The History of the Egyptian Tuk-Tuk, Its Controversy, and the Upcoming Government Ban
By Muhammed Aladdin
The tale of the motorized rickshaw, or as it is widely known in the land of the Pyramids, the tuk-tuk, started about a century and a half ago in Tokyo, Japan. The concept started as a human runner pulling a two-wheeled cart that seats one or two individuals. The brand new mode of transportation took the island nation’s capital by storm, and in no time, more than 400,000 rickshaws were in service.
That was in 1869; a few years later, the industrial revolution swept through Europe, and in the years that came later, it reached Southeast Asia. Motorization was at its peak, and the 20th Century saw the rise of cars, trains, and trams.
In 1934 Thailand began exporting the tuk-tuk from Japan, and sooner than expected, the new means of transportation was all over Asia, flourishing in a few of the world’s most crowded cities. Now, how did the primarily-Asian tuk-tuk came to Egypt in the late 2000s? That is the real question.
It seems that a combination of unemployment, lack of sufficient transportation through the underdeveloped parts of Egypt, and an unsatisfied market need brought the three-wheeled rickshaw to Egypt. And ever since the days of the first tuk-tuk, a heated debate has been brewing with the usual question marks.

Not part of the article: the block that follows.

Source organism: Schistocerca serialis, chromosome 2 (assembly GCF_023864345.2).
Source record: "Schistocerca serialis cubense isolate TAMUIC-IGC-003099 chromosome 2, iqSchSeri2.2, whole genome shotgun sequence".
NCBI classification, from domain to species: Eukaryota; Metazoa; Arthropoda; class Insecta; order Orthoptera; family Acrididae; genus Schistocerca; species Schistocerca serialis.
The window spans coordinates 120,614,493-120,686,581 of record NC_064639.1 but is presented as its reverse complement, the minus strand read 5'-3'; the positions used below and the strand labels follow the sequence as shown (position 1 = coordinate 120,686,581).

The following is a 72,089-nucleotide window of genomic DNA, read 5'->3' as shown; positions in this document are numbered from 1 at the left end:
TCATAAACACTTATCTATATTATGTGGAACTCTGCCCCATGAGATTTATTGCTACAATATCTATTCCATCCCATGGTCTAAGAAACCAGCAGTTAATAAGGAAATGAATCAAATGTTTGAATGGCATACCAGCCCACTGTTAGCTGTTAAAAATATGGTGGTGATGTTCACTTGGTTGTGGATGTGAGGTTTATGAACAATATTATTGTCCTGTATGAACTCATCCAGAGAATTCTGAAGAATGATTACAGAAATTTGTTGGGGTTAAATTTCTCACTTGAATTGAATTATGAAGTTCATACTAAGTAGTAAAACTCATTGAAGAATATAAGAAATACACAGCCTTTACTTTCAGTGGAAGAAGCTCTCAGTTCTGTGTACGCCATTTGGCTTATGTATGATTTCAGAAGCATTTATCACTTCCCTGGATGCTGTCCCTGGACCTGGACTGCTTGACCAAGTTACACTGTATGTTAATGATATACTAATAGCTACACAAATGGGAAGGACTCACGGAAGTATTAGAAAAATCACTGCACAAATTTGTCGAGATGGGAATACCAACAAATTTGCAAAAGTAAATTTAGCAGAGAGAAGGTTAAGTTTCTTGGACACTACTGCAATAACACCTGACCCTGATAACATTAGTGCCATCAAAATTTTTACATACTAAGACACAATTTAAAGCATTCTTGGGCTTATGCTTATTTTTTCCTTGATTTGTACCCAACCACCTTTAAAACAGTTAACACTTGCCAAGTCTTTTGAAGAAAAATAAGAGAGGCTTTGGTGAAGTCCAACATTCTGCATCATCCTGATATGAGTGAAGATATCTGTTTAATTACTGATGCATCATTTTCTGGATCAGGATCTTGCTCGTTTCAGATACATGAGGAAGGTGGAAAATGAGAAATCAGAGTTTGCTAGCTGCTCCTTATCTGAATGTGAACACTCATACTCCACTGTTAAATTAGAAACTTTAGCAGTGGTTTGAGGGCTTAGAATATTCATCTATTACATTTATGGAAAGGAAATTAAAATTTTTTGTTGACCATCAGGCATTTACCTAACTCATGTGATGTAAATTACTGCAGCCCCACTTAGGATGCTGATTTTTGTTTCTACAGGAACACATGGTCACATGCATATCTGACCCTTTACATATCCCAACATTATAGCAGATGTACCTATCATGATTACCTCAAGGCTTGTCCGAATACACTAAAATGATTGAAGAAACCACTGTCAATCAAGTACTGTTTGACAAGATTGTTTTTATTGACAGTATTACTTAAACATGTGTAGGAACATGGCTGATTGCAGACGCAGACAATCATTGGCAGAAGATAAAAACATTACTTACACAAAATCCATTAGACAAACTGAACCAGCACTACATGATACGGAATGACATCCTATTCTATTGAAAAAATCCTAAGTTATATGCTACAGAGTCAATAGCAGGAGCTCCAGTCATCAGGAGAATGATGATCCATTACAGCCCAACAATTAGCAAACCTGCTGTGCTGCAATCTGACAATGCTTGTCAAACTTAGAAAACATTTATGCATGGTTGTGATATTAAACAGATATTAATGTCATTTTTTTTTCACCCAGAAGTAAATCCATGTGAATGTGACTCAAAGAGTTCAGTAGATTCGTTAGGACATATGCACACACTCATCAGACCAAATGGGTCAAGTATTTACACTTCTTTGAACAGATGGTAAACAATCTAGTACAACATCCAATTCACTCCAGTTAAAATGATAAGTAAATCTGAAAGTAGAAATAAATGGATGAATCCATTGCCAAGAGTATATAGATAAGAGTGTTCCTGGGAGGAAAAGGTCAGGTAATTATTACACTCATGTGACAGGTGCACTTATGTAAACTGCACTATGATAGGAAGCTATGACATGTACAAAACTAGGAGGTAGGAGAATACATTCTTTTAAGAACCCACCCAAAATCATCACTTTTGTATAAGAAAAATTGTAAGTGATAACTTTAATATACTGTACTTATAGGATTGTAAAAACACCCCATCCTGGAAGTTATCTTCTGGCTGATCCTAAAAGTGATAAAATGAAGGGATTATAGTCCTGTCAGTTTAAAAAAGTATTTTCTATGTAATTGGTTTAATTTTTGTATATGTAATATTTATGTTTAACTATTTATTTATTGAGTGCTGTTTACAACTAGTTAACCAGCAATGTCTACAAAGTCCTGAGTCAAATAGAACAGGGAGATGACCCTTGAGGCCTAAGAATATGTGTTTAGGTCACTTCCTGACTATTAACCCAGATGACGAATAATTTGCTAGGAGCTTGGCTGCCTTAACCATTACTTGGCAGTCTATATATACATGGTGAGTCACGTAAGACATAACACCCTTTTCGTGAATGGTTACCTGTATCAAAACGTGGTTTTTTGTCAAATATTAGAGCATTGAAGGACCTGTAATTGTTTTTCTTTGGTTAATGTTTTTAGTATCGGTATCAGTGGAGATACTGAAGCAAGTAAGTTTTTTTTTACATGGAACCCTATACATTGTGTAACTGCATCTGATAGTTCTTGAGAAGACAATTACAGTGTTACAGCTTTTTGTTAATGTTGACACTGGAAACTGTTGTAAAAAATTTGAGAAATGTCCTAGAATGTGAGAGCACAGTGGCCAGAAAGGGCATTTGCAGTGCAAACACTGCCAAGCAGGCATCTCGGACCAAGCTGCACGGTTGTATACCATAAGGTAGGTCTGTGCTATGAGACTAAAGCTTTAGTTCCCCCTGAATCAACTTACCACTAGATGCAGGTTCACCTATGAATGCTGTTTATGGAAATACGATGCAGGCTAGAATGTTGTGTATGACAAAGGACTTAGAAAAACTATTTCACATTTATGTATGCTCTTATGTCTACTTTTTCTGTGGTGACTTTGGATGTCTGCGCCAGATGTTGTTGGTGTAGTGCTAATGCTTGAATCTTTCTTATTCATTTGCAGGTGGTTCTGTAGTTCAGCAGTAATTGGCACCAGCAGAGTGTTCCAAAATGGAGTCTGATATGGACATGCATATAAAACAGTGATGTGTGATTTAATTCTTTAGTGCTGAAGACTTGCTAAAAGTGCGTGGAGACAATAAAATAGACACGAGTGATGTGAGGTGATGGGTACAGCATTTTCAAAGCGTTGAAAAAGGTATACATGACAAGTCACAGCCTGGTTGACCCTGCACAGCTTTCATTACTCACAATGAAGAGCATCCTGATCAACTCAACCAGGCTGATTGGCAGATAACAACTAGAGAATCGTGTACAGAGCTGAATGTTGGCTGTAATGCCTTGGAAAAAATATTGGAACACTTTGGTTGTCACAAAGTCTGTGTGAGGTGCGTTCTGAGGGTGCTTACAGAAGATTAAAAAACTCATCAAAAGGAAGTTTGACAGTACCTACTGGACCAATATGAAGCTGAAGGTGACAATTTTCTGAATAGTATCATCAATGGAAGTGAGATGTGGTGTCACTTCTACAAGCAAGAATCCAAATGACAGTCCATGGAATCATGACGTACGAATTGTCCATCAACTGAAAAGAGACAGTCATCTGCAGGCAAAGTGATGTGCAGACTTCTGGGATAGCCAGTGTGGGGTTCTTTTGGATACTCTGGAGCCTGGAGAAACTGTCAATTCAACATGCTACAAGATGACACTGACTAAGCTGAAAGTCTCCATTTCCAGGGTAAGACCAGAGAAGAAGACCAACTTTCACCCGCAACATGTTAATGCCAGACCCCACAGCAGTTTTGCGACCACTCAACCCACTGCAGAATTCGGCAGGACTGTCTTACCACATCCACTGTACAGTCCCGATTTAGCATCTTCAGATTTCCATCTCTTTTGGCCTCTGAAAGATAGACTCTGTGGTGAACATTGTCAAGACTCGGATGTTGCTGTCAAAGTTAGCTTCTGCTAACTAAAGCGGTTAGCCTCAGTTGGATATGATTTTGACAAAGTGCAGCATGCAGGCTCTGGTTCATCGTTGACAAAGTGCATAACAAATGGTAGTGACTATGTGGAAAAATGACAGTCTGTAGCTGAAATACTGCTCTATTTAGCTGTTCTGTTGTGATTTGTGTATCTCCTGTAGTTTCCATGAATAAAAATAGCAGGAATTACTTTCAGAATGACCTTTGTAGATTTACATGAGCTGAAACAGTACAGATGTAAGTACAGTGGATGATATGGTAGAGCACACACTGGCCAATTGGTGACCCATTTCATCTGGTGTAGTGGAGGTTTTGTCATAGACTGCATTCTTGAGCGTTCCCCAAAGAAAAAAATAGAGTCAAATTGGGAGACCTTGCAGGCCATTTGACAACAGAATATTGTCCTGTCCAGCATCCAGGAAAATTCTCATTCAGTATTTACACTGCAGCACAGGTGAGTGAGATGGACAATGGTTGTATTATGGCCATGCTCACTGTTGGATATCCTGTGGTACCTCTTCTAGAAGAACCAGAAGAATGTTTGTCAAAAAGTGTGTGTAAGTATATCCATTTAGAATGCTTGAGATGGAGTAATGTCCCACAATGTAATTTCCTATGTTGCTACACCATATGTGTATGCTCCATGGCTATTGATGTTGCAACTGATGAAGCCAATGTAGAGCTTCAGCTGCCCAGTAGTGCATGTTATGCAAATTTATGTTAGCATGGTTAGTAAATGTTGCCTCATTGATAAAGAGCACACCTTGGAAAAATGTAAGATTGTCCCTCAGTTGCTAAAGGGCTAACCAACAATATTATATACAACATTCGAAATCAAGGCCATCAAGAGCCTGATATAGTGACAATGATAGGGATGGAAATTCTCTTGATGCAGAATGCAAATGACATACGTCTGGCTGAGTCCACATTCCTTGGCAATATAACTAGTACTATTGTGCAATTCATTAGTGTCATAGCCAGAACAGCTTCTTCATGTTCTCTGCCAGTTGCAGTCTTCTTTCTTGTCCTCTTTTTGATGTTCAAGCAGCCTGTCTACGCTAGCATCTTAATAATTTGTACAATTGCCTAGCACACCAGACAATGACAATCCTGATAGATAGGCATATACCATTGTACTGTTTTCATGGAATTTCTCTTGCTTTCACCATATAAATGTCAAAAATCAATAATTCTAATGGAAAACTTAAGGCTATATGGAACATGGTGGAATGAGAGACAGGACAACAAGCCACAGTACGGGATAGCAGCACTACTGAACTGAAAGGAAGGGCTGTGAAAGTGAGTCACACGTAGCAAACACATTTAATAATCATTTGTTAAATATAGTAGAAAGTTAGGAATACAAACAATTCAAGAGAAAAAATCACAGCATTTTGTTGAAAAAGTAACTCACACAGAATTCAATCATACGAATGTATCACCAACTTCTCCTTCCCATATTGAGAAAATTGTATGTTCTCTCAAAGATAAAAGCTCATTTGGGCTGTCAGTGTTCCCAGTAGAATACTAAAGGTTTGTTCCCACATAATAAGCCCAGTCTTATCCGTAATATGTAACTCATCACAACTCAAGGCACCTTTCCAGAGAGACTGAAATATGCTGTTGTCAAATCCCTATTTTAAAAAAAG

Many throughout Egypt, including government officials, have deemed it as an unsafe means of transportation that contributes to the crowdedness of the Egyptian streets. In the early days of its existence, a few tuk-tuks had proper licensing, and to this day, the three-wheeled miniature vehicle has been limited to specific areas throughout the country, mainly the country’s hidden slums.
The next decade saw some leniency from the Egyptian government with many district municipalities offering drivers an opportunity to license their tuk-tuks. Those for the black-and-yellow ride say that it is a source of income to many in need, and banning it would be catastrophic to these people.
In 2014, Egypt set a ban on the import of tuk-tuks, putting an end to the influx of the controversial vehicle throughout the country; however, those who still had licensed tuk-tuks still had the right to operate it.
With the rising reports of accidents, traffic jams, and illegal activities, officials began looking for solutions to the issue; how to stop the tuk-tuks plaguing the streets without harming the drivers? The Minister of Local Development announced in a Cabinet statement that governorates are looking into issuing public transport licenses for seven-seater minivans as a replacement for three-wheeled tuk-tuks and plan to push the minivans as alternatives for tuk-tuk drivers.
The debate is almost coming to an end. The government is looking to replace the controversial ride with the more presentable “Tonnaya” minivan. Many tuk-tuk drivers are looking forward to the change, while others are not so optimistic. However, change is imminent, and soon enough, we will be saying goodbye to the black-and-yellow rickshaw that traveled all the way from Japan to Egypt.